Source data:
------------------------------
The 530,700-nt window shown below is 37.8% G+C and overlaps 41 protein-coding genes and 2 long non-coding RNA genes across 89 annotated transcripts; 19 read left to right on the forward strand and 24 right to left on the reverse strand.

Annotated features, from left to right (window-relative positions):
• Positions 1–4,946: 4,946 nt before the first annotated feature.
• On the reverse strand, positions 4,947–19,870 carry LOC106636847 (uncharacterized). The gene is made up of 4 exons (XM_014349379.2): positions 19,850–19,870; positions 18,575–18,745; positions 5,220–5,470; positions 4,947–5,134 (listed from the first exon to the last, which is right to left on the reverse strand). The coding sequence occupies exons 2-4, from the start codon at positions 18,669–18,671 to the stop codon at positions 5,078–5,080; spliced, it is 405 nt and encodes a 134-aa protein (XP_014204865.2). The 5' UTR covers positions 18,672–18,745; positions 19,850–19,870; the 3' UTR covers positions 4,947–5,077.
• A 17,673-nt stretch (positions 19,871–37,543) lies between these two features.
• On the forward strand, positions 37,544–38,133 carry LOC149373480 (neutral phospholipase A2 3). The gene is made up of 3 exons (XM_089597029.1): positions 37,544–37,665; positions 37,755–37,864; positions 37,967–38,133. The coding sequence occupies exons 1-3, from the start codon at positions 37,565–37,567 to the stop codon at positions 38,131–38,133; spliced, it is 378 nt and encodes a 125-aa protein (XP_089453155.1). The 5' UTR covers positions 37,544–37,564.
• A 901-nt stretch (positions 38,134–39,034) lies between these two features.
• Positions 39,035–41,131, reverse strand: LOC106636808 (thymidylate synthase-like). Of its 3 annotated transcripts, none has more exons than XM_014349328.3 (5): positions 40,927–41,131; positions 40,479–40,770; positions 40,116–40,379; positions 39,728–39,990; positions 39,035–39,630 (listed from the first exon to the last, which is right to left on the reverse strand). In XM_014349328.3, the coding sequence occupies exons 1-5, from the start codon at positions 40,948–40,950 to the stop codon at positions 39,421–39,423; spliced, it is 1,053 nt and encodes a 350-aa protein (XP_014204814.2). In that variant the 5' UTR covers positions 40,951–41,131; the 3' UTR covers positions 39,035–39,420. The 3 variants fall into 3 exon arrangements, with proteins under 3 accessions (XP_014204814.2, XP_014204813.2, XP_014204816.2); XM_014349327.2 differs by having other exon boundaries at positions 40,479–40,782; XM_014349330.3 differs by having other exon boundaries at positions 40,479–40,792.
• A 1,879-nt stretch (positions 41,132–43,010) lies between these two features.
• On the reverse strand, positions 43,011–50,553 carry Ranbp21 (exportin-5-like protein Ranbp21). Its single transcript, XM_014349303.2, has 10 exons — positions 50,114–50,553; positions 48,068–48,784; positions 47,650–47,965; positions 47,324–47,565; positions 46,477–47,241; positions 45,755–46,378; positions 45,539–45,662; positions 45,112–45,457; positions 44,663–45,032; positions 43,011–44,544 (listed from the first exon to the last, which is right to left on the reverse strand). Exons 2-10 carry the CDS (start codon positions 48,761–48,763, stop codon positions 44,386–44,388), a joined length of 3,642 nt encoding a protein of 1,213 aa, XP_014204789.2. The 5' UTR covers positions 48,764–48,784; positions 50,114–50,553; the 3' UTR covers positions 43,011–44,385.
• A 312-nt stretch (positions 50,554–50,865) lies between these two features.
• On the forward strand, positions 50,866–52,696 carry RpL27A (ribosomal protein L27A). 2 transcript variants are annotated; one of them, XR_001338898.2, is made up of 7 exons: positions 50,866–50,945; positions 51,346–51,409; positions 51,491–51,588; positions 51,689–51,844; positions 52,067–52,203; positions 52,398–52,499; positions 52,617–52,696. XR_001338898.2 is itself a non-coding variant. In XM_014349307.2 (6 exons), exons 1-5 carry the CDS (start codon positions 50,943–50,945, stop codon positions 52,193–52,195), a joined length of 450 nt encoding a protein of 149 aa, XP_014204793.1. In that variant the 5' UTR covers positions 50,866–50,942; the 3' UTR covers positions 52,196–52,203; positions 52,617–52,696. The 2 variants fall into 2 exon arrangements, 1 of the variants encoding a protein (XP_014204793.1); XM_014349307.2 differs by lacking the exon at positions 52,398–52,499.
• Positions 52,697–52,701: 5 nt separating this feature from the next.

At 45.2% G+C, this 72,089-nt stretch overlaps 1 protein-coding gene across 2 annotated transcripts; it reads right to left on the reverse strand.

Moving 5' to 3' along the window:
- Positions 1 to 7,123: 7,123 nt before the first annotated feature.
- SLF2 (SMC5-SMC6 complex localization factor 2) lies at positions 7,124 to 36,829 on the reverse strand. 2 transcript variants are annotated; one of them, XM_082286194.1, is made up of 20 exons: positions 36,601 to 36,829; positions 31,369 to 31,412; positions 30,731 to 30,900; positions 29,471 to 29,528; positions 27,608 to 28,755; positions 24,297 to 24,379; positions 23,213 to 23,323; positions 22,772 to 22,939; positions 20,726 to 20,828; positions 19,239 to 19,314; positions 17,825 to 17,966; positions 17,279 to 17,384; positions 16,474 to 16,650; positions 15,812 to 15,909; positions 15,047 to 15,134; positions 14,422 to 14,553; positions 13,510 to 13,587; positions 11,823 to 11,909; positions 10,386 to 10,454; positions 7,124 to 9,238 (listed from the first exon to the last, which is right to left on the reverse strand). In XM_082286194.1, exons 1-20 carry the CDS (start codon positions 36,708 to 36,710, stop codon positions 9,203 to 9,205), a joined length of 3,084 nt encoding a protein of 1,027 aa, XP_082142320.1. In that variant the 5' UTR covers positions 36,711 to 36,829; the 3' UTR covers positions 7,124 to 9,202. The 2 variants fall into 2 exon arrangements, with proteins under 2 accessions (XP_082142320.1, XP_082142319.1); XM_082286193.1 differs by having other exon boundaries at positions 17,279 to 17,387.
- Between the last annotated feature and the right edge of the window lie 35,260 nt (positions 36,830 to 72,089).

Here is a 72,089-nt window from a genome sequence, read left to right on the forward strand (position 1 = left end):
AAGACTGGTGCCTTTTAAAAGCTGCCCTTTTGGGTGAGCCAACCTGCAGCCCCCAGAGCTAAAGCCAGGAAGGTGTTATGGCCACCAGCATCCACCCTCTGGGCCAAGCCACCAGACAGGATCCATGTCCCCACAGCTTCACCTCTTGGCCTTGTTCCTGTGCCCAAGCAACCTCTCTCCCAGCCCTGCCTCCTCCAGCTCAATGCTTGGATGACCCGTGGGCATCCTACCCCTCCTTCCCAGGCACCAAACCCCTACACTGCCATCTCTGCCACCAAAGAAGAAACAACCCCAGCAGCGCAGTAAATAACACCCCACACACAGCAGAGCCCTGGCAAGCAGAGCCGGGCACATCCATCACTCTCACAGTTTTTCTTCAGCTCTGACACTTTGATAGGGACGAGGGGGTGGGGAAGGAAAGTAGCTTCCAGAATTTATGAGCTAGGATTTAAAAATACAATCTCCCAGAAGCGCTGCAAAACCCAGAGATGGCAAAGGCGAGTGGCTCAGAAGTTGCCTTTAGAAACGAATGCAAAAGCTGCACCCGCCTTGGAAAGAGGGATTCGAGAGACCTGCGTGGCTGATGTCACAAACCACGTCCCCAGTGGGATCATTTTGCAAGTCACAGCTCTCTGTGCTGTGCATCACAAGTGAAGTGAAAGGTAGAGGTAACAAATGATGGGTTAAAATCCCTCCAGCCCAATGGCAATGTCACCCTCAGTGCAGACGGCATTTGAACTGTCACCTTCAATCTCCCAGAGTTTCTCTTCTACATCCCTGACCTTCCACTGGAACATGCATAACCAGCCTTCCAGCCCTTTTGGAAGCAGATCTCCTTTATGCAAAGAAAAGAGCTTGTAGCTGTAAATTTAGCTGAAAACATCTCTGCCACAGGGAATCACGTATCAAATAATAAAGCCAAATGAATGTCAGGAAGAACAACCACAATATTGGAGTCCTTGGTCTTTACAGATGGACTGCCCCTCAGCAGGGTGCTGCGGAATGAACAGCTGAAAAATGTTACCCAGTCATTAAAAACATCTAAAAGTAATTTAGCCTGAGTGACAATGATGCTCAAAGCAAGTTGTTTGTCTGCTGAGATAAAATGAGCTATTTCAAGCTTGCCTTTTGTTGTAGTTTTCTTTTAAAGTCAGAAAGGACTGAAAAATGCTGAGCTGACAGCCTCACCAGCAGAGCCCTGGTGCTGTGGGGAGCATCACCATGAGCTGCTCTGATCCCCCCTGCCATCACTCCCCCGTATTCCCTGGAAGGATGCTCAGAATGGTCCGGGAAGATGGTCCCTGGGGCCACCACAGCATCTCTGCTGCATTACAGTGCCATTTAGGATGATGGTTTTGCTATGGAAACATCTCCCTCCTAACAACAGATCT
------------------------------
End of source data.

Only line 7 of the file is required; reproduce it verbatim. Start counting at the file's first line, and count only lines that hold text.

• A 901-nt stretch (positions 38,134–39,034) lies between these two features.